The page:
The loop first takes #:NUMBERS-966, the previous value of the sequence, and increments it in order to set it to current value of the sequence (since the sequence is the range from 1 to infinity). Next the loop takes the square of #:NUMBERS-966 to get the ith square number and stores that in #:ITEMS-967. Then the loop checks if it ha taken more than N elements out of the sequence, and if so, terminates. Finally the loop takes the value in #:ITEMS-967 and accumulates that into #:SUM-959.

Although the imperative version is equivalent to the original functional code, it is much faster than the functional code if the functional code were to allocate intermediate results or use laziness. This idea of turning transformations on a list into a loop doesn’t just work for this simple example, it also works for much more complicated programs. I just find it incredible that Series is able to take such pretty code and compile it into code that is extremely fast.

The post Loops in Lisp Part 4: Series appeared first on Macrology.

LispjobsFRONT-END DEVELOPER (CLOJURESCRIPT), Vital Labs, San Francisco

· 19 days ago


We are looking for a generalist developer with a front-end focus and strong interest in working with the Clojure ecosystem who can lead or contribute to all aspects of a modern technology stack. Our production systems are built almost entirely in Clojure/Clojurescript with help from Java/Javascript libraries as needed. We leverage Cassandra and Datomic as our data storage infrastructure and orchestrate all these tools with Ansible. We build our web interfaces with React, as well as our current mobile interfaces. We will be expanding our platforms into native iOS/Android and are exploring new tools such as React Native.

We emphasize simplicity and elegance to combat the inherently complex nature of healthcare. If you are a jack-of-all-trades with a deep interest in building front-end systems that involve complex client-server IO, data visualization, and helping people make sense of machine learning dat, then we'd love to talk to you.


  • 4+ years working on front-end systems (desktop or mobile).
  • 2+ years working on production distributed systems projects with strong exposure to the back-end.
  • Experience working with UX and UI designers.
  • Strong knowledge of web standards, cross-browser issues, and CSS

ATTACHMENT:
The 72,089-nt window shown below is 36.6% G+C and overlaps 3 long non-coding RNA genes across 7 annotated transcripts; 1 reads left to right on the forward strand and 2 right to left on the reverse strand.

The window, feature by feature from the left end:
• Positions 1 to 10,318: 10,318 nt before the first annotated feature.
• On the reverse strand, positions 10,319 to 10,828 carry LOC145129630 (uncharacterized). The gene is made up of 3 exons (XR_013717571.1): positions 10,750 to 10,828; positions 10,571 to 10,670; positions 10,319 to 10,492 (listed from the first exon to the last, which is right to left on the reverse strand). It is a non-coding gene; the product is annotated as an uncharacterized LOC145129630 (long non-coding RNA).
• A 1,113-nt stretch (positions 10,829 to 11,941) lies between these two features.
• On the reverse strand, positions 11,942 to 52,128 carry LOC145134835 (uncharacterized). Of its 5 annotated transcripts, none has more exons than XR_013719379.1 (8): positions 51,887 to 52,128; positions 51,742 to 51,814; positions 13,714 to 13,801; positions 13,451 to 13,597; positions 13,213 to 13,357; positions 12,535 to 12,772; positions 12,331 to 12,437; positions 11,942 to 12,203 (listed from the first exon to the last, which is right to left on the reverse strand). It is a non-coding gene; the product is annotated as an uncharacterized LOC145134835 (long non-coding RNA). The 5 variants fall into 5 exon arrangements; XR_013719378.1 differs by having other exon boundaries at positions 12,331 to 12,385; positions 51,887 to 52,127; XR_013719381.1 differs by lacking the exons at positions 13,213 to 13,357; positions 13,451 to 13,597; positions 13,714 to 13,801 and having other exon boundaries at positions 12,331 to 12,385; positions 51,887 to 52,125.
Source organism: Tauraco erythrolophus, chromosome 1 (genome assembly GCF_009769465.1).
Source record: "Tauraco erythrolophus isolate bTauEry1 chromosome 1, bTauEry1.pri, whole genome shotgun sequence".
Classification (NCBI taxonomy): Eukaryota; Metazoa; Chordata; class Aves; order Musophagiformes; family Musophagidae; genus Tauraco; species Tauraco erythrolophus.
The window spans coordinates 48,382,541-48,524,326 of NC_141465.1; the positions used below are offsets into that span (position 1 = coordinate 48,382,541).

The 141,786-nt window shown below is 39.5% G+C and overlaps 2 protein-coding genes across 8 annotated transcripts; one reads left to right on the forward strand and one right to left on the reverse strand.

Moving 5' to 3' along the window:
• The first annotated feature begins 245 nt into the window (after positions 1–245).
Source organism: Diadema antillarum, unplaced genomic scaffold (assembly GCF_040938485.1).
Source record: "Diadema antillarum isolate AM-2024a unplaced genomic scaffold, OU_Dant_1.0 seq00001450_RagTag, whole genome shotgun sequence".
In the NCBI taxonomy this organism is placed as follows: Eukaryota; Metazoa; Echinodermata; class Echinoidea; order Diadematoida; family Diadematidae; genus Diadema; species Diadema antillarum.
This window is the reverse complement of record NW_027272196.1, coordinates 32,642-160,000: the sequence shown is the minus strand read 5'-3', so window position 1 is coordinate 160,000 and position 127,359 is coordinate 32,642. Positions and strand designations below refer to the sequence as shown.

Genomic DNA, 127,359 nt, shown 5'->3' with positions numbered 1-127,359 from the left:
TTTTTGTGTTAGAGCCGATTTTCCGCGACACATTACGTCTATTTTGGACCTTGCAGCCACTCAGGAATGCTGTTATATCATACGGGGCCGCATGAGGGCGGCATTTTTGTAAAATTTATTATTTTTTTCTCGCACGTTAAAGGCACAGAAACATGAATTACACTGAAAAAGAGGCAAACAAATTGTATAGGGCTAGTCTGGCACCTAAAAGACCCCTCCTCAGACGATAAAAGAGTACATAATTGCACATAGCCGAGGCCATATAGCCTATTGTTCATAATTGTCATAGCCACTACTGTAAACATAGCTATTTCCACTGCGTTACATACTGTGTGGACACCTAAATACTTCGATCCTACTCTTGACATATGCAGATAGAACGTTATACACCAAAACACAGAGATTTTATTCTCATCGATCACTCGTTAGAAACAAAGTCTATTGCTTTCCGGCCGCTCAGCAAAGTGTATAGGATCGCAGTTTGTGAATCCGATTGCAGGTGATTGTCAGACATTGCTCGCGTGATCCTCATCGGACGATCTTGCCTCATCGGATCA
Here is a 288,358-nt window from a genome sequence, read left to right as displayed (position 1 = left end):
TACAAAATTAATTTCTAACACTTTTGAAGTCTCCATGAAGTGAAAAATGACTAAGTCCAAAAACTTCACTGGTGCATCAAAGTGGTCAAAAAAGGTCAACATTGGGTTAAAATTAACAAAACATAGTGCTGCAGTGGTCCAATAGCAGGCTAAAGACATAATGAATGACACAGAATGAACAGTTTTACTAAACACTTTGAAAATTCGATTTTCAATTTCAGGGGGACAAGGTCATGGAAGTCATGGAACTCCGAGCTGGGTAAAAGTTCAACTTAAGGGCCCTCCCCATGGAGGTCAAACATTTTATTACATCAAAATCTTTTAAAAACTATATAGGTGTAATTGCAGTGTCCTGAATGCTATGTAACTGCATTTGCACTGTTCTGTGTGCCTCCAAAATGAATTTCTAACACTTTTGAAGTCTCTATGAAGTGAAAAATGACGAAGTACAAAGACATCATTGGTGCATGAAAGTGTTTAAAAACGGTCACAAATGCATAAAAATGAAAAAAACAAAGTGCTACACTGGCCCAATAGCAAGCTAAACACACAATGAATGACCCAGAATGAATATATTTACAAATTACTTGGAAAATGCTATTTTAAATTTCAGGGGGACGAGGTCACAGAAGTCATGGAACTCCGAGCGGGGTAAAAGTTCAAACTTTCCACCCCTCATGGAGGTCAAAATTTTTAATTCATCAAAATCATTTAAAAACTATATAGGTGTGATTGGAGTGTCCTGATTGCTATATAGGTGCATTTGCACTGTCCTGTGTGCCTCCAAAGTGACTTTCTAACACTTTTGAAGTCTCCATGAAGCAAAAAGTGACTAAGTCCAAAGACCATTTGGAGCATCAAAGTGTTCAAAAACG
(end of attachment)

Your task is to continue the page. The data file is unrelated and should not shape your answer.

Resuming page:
• Comfortable with one or more dynamic languages such as Python, Ruby, or Clojure.


  • Comfort working with React or React Native
  • Experience with data visualization or animation in a web context
  • A track record contributing to open source software


  • Experience with the Java/Clojure ecosystem
  • Exposure to Healthcare IT technologies and challenges
  • Exposure to AI – expert systems, statistical modeling, etc.
  • A UX/UI design background and/or interest

Wimpie NortjeExplaining version priority handling in Qlot.

· 24 days ago

How do I specify a library version that is newer than the specified Quicklisp distribution?

While struggling to match a database, Linux libraries, database drivers and all the correct Quicklisp library versions one question I struggled a lot with was 'How do I specify a library version that is newer than the specified Quicklisp distribution?'

The Qlot documentation says about library priorities: 'If multiple distributions provide the same library, lower one would take priority over higher ones.'

This can be interpreted in more than one way which can lead to confusion. The correct interpretation is that the 'lower one' in the documentation refers to the order of the declarations in the qlfile.

To explain Qlot's priority handling more clearly: The order of the declarations in qlfile determines the priority. When multiple distributions provide the same functionality, later statements override the the earlier ones.

The two examples demonstrate the Qlot priority handling.

Using Clack from the latest Quicklisp distribution.

ql :all 2014-01-13
ql clack :latest

Using Clack from the 2014-01-13 distribution.

ql clack :latest
ql :all 2014-01-13

Fernando BorrettiUsing LMDB from Common Lisp

· 24 days ago

LMDB is a fast key-value store. This talk is useful for those who want to learn more. The design of LMDB means many of the things that are standard in other databases - write-ahead logs, and all the filesystem housekeeping necessary to implement concurrent transactions - is unnecessasry in LMDB.